Diamonds for Humanity Wants to Work With Trade

The controversial company known as Diamonds for Humanity is upping its profile. It ran an ad in the April Harper’s Bazaar and held a Harper’s-sponsored auction of pieces at Avery Fisher Hall in New York in April.

But Sabiha Foster, the London designer who founded the company, says the trade should not fear what she’s doing. While the company’s first products involved synthetics and Canadian stones, Foster hopes to use other diamonds as well. “It’s important for me to use African stones and Canadian stones and to work with the industry,” she says. The key to her products is that their proceeds benefit health and education projects in Africa.

Foster even disavows a press release from Global Green, which distributed a Diamonds for Humanity–approved Gemesis synthetic at the Academy Awards that used rhetoric some objected to. “A lot of these sites mean very well, but they get carried away,” she says. “I don’t think like that. In a majority of cases, there are hundreds of millions of people in Africa who benefit from diamonds.”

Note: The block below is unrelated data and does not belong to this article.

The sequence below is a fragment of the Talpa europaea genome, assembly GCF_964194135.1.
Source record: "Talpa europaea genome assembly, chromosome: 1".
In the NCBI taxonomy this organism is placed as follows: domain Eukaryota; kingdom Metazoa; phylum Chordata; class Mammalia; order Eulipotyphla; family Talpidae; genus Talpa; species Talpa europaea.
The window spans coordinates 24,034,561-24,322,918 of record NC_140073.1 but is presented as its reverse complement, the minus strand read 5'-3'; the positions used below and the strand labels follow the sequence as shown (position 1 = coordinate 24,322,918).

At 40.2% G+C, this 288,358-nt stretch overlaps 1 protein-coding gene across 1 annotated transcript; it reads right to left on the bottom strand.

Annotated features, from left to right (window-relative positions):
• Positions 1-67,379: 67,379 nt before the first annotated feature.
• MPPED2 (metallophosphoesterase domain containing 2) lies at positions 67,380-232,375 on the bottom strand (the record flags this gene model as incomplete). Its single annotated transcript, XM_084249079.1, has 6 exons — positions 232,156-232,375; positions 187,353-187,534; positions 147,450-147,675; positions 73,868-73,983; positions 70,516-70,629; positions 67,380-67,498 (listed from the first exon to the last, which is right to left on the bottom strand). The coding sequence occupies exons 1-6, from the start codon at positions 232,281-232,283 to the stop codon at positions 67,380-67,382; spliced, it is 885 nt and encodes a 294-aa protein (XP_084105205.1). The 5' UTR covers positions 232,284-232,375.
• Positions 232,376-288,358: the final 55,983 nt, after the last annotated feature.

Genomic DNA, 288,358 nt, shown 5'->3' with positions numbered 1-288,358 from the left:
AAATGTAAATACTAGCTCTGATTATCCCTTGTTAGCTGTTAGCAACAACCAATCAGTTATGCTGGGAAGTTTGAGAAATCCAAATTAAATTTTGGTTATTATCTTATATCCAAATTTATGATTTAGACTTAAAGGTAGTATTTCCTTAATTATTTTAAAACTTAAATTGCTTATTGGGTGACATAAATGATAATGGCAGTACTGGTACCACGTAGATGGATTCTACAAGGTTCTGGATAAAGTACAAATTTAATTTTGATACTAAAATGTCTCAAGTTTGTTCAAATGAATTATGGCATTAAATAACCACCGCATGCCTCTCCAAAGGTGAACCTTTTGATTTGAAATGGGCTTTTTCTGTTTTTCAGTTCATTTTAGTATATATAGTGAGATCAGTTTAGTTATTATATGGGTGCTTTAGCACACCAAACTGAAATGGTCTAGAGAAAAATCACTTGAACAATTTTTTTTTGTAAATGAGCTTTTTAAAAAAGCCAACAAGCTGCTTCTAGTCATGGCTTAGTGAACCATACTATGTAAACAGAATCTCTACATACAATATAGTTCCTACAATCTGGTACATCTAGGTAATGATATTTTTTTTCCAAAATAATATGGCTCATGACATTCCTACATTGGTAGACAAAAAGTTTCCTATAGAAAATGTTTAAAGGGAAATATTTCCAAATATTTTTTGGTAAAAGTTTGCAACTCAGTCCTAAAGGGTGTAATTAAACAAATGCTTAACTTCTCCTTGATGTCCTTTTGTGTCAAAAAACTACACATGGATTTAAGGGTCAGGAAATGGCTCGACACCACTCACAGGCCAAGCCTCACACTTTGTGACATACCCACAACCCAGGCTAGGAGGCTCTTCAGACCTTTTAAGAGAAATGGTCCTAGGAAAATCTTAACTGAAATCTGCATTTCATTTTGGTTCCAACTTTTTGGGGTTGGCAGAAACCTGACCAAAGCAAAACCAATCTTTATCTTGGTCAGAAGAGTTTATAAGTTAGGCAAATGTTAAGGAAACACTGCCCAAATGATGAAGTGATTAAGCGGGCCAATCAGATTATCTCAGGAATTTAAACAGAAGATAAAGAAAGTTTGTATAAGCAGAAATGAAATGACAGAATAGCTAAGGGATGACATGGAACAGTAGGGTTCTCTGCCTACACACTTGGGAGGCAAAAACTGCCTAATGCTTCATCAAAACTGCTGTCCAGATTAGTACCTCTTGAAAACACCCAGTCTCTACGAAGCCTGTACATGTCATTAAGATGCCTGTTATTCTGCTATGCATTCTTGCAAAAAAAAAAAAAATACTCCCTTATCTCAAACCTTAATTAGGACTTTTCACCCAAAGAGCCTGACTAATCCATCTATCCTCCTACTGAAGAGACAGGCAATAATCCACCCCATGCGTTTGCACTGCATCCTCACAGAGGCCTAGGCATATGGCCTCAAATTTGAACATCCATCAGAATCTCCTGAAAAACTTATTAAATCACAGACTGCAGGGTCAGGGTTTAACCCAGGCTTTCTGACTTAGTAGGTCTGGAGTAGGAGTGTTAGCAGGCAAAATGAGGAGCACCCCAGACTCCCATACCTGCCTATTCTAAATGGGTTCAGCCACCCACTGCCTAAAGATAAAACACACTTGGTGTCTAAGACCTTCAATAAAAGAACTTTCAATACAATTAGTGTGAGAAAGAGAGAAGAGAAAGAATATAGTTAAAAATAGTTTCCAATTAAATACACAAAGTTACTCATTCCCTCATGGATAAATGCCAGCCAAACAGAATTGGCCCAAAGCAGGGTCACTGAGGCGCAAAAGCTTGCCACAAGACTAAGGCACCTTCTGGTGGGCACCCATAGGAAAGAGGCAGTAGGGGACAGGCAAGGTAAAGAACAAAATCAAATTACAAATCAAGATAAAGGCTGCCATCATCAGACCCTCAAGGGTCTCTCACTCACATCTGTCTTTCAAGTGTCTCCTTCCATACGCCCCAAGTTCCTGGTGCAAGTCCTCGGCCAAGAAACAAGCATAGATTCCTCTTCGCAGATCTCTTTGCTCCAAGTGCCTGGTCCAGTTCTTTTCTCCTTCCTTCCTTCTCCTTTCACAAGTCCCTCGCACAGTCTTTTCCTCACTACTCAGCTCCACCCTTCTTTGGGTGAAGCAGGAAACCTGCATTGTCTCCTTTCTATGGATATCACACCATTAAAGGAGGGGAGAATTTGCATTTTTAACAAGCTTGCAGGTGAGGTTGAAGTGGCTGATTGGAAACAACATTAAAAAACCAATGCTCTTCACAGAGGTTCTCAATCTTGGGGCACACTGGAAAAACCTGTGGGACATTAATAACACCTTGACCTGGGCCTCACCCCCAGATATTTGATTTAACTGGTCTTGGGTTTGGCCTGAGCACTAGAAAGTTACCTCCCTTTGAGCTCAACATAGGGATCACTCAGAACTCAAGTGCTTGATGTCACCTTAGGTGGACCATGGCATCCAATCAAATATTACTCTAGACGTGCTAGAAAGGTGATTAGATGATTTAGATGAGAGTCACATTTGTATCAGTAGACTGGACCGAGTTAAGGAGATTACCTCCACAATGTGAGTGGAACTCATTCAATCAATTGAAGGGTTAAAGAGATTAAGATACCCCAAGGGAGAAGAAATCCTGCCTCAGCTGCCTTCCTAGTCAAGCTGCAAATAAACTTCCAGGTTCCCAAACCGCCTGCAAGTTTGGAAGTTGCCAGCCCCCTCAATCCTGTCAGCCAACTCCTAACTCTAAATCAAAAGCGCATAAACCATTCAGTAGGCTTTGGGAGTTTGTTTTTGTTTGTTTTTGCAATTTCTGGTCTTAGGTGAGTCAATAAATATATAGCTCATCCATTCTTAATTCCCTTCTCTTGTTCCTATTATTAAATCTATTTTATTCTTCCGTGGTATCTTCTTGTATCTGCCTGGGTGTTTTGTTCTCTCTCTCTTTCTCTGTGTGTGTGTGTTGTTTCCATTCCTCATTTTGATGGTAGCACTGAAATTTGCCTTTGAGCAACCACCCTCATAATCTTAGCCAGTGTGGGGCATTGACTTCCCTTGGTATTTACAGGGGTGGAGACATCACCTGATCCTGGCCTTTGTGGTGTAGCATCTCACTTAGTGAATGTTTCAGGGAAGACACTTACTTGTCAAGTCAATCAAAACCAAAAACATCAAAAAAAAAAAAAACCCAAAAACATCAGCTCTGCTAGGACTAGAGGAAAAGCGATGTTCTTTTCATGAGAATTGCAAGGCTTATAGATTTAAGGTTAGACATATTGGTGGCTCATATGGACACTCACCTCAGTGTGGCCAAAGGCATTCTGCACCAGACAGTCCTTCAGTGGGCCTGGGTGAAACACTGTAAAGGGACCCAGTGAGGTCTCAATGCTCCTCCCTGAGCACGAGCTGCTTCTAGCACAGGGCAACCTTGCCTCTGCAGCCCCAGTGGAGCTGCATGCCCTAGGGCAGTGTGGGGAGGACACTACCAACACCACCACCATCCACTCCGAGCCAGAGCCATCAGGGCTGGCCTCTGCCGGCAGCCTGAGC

Still, some saw the ad in Harper’s as not flattering to the industry. “Can luxury and conscience coexist?” it asks. “Diamonds for Humanity ushers in a new diamond culture as a reaction to the civil wars and human-rights abuses in diamond-rich Africa.” It notes that Gemesis-created diamonds “involve no humanitarian or environmental sacrifice.”

Meanwhile, Foster plans more auctions and eventually wants Diamonds for Humanity to be its own brand. More information can be found at its Web site,